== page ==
Cryosections (5–8 μm) were incubated in Hematoxylin solution (Merck, Darmstadt, Germany), washed in H2O and subsequently stained in Eosin solution (J.T. Baker, Philipsburg, USA), washed in H2O, dehydrated and mounted with Roti®-Histokitt (Carl Roth, Karlsruhe, Germany). Histological assessment and grading was performed using a Leica DM2500 after consultation with a pathologist.

Immunofluorescence Staining

Cyrosections (5–8 μm) were incubated with phosphate buffered saline (PBS) containing 5% goat serum (Vector Labs, Burlingame, USA) and 0.5% Triton-X-100 and then stained with primary antibodies: anti-Ki67 (cat. #12202, Cell signaling technology, Danvers, USA), anti-CD45-FITC (#11-0454-82, Thermo Fisher, Waltham, USA), anti-GFP (#ab6556, Abcam, Cambridge, UK), anti-CD11c (#550283, BD-Bioscience, Franklin Lakes, USA), anti-β-Catenin (#ab22656, Abcam). In case of unlabeled primary antibodies fluorochrome-labeled secondary antibodies were used (#A11008, #A11001, #A21236 Molecular Probes, Eugene, USA). For staining nuclei DAPI (Sigma-Aldrich, St. Louis, USA) was used. Imaging was conducted with a Leica SP8X WLL upright confocal microscope (Leica, Germany).

Flow Cytometry

Single cell suspensions from normal or tumor tissues, processed as described above, were incubated for 10 min with Fc-blocking reagent (anti-CD16/32 producing hybridoma supernatant) before staining with fluorescently labeled surface antibodies, purchased from Biolegend (CD4, #100547, CD8, #100730, CD19, #115522, MHCII, #107632, CD11b, #101226, Ly6G, #127641, CD64, #139305, CD11c, #117318) and Thermo Fisher (CD3, #47-0031-82, Foxp3, #25-5773-80). For Foxp3-staining the Foxp3-Fix/Perm buffer kit was used according to the manufacturers protocol. The Cytoflex S flow cytometer (Beckman Coulter, Brea, USA) was used and the data were analyzed using FlowJo v. 10 (Tree Star Inc., Ashland, USA).

RNA Isolation and qRT-PCR

RNA was isolated from OCT-embedded tissue sections using the RNeasy-FFPE Kit (Qiagen, Hilden, Germany) according to the manufacturers protocol. RNA was reverse-transcribed using SuperScript III (Thermo Fisher). For qRT-PCR UPL primer/probe sets for Lgr5, Opn, Ccl2, Cxcl10 (probes: Roche Diagnostics, Rotkreuz, Switzerland; primers: Metabion, Planegg, Germany) or Taqman assays for Hprt1 (Thermo Fisher) were used and qPCR was performed on a LightCycler 480 Real-Time PCR system (Roche). The 2-ddCT method was used to quantify relative mRNA expression.

Statistical Analysis

Statistical analysis was performed with GraphPad Prism version 6.0 (GraphPad Software Inc., La Jolla, CA, USA). Normally distributed data was analyzed by unpaired or paired two-tailed t-test. Not normally distributed data was analyzed using the Mann-Whitney test. For multiple testing the Holm-Sidak correction method (alpha = 0.05) was used. Survival was analyzed by Kaplan-Meier analysis and log-rank test. The Chi-square test was used to assess relative risk.

Data Availability Statement

All datasets generated for this study are included in the manuscript/Supplementary Files.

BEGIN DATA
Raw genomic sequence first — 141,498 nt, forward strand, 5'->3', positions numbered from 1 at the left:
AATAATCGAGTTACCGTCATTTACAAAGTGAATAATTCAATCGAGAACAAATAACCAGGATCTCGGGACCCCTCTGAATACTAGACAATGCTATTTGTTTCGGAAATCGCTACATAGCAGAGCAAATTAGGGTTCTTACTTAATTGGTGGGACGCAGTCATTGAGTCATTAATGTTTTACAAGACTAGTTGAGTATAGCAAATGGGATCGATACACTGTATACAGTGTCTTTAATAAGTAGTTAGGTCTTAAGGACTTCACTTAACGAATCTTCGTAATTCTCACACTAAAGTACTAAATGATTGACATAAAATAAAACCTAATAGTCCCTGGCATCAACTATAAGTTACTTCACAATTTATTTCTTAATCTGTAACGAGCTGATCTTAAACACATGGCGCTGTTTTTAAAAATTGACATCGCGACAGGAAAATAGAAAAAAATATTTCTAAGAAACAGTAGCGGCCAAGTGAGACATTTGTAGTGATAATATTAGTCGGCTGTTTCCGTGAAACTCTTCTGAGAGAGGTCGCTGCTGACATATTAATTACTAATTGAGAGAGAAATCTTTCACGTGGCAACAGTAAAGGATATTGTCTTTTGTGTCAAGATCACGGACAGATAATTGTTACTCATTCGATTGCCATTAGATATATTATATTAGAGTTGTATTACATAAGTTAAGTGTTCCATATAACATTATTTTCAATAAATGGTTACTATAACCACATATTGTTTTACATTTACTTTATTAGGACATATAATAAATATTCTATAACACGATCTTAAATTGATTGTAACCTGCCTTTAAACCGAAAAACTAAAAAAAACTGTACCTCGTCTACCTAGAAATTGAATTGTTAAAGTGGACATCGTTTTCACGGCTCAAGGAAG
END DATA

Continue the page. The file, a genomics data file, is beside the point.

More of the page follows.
Ethics Statement

The animal study was reviewed and approved by Regierung von Oberbayern.

Author Contributions

RM designed and performed experiments and analyzed and interpreted data. SK and MM performed experiments. K-PJ analyzed and interpreted data. AK conceived the project, designed experiments, analyzed and interpreted data, and wrote the manuscript.


RM, MM, SK, and AK were supported by the German Research Foundation (SFB1054/TPA06, KR2199/3-2, KR2199/6-1, KR2199/9-1) and the Georg and Traud Gravenhorst Stiftung. RM received a Ph.D. scholarship from the Studienstiftung des Deutschen Volkes. K-PJ was funded by the German Research Foundation (SFB1371/P10).

Conflict of Interest

The authors declare that the research was conducted in the absence of any commercial or financial relationships that could be construed as a potential conflict of interest.


This work was part of the thesis of RM. We acknowledge the Core Facility Bioimaging, Biomedical Center, Ludwig-Maximilians-Universität Munich for assistance with confocal microscopy. We would like to thank J. Slotta-Huspenina, Institute of Pathology, Technical University Munich, for consultation regarding histological assessment.

Supplementary Material

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Keywords: colorectal cancer, mouse model, adenomatous polyposis coli, azoxymethane, tumor immunology and microenvironment, tumor-associated neutrophils, tumor-associated macrophages, dendritic cells

Citation: Metzger R, Maruskova M, Krebs S, Janssen K-P and Krug AB (2019) Increased Incidence of Colon Tumors in AOM-Treated Apc1638N/+ Mice Reveals Higher Frequency of Tumor Associated Neutrophils in Colon Than Small Intestine. Front. Oncol. 9:1001. doi: 10.3389/fonc.2019.01001

Received: 02 August 2019; Accepted: 17 September 2019;
Published: 02 October 2019.

Edited by:

Michael J. Wargovich, The University of Texas Health Science Center at San Antonio, United States

Reviewed by:

Feng Wei, Tianjin Medical University Cancer Institute and Hospital, China
Toru Furukawa, Tohoku University School of Medicine, Japan

Copyright © 2019 Metzger, Maruskova, Krebs, Janssen and Krug. This is an open-access article distributed under the terms of the Creative Commons Attribution License (CC BY). The use, distribution or reproduction in other forums is permitted, provided the original author(s) and the copyright owner(s) are credited and that the original publication in this journal is cited, in accordance with accepted academic practice. No use, distribution or reproduction is permitted which does not comply with these terms.

*Correspondence: Anne B. Krug,